Changes in school breakfast program

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This year, changes to the school have even reached the cafeteria; new regulations from the NYC office of SchoolFood have adjusted the menus for school breakfast, a free meal program open to all students for an hour before the beginning of the day.

Since the start of the 2013-2014 school year, the office of SchoolFood has been instating a policy that allows for only two grain products to be served to any one student at breakfast. In previous years, kids were allowed to select whatever they wanted from an array of cereals, fruit, milk, juice, and hot dishes like french toast and turkey bacon. This new regulation leads to fewer breakfast options, as explained by cafeteria worker Ann-Marie. “Students now can’t take whatever they want- it has to be two cereals, or two pieces of apple loaf,” she elaborated. “This is healthier for everyone.” She added that protein, or sugar-based foods like a mozzarella stick or carton of juice, are still given out in whatever quantity the student wants.

While some students haven’t noticed any difference in the selections, the subtle change has drawn the attention of senior Shirley Lin. “I’ve noticed that they’re stricter this year,” she said. “You can only choose certain foods with certain foods, while last year you could take whatever you like.”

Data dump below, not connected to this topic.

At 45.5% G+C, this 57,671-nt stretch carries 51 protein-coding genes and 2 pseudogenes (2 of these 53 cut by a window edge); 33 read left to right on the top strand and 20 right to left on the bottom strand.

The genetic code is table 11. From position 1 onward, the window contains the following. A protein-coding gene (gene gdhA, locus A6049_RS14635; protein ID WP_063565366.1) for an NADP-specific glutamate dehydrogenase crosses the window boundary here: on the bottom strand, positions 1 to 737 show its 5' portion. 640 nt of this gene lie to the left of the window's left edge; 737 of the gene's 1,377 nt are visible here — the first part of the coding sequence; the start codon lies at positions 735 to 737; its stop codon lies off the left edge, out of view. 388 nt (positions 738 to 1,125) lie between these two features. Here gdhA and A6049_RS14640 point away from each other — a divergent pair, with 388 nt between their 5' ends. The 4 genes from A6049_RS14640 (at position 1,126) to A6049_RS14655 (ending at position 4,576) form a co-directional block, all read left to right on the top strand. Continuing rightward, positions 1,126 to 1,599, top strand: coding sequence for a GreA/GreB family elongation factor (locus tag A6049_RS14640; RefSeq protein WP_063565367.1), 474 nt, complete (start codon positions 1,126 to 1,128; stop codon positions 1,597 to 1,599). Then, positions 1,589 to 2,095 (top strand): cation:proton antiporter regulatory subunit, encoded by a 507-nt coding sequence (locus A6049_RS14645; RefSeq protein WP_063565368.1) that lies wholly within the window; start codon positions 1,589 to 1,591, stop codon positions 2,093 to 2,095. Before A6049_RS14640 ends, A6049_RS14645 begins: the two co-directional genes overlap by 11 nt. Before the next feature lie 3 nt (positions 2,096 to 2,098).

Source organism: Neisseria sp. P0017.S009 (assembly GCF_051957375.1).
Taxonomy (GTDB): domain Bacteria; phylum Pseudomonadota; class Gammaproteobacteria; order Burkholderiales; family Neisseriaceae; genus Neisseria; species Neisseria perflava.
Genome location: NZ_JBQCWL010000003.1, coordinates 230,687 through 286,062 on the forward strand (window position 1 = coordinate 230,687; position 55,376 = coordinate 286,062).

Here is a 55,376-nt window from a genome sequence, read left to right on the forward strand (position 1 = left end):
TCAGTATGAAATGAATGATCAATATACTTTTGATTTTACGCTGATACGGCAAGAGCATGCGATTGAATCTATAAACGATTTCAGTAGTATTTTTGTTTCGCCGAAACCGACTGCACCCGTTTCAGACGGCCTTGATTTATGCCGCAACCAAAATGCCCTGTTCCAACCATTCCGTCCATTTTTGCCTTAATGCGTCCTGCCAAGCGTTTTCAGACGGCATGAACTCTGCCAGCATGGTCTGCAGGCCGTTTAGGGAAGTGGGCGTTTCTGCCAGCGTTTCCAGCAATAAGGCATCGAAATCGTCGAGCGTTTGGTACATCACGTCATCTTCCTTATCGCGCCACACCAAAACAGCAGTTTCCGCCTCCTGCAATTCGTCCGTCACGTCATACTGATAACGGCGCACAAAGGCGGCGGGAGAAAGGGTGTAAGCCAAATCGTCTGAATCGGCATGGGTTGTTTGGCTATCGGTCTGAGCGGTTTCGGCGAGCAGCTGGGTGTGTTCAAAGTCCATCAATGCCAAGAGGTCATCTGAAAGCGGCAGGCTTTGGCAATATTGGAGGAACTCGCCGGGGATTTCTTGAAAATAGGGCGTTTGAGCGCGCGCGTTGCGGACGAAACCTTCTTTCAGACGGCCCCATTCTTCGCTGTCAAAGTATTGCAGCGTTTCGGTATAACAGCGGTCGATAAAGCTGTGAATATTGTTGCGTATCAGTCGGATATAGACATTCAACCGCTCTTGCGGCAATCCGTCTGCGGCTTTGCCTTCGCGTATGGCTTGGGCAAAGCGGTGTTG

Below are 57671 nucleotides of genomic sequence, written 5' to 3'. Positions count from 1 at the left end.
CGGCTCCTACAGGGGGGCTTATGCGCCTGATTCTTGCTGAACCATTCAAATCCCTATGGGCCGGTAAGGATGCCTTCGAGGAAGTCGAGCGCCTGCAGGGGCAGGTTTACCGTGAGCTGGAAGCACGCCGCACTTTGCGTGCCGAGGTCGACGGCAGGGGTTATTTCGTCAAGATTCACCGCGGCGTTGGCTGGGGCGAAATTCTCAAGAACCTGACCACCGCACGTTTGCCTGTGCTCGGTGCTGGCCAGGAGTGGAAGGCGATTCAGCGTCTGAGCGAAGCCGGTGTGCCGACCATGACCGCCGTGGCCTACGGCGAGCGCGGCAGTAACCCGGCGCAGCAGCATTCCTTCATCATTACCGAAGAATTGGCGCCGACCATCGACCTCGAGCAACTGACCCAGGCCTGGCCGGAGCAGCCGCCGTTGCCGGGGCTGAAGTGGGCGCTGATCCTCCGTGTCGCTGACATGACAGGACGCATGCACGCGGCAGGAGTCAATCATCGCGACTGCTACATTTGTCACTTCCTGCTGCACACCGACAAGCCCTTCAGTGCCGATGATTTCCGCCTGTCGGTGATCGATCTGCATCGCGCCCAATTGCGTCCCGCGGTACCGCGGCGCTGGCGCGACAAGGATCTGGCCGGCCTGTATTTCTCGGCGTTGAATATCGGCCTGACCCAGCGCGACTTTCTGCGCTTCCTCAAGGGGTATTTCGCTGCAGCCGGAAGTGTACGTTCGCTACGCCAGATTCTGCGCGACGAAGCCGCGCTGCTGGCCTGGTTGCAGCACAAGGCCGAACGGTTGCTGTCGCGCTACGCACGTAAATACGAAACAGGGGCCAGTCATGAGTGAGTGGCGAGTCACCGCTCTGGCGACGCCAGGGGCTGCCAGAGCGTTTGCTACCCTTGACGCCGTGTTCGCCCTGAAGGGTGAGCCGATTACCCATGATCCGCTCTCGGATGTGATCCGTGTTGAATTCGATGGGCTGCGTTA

Senior Alessandra Taboada is not a fan of the new policy. She said, “I think that the new program is ridiculous because the portions already given are so small. I’ve never heard of not being able to take cereal and something like a bagel or bread because ‘it’s too many grain points.’”

Junior Shavana Singh also picked up on the difference. “So far they’ve been giving either cereal with a cheese stick or a muffin with cereal. Before they’d pretty much let you take whatever you wanted, but it seems like they’re cutting back,” related Shavana, a regular breakfast-goer since last year.

The change, part of a nutritional reform initiative, is not the first of its kind.  In fact, they have been introducing nutrition reforms to NYC schools since 2004, when skim milk and whole wheat bread began to replace whole milk and the starchier white bread in student cafeterias. These changes adhere to the NYC SchoolFood mission statement: “[SchoolFood] is committed to promoting healthy food choices among our students and maintaining high nutritional standards while offering delicious, healthy, and satisfying menu choices.”

The changes to the breakfast program have mixed reviews so far. While some would like to have the old variety back, others aren’t bothered by the new system.

“I don’t really find that it affects me significantly,” concluded junior Samia Abedin.

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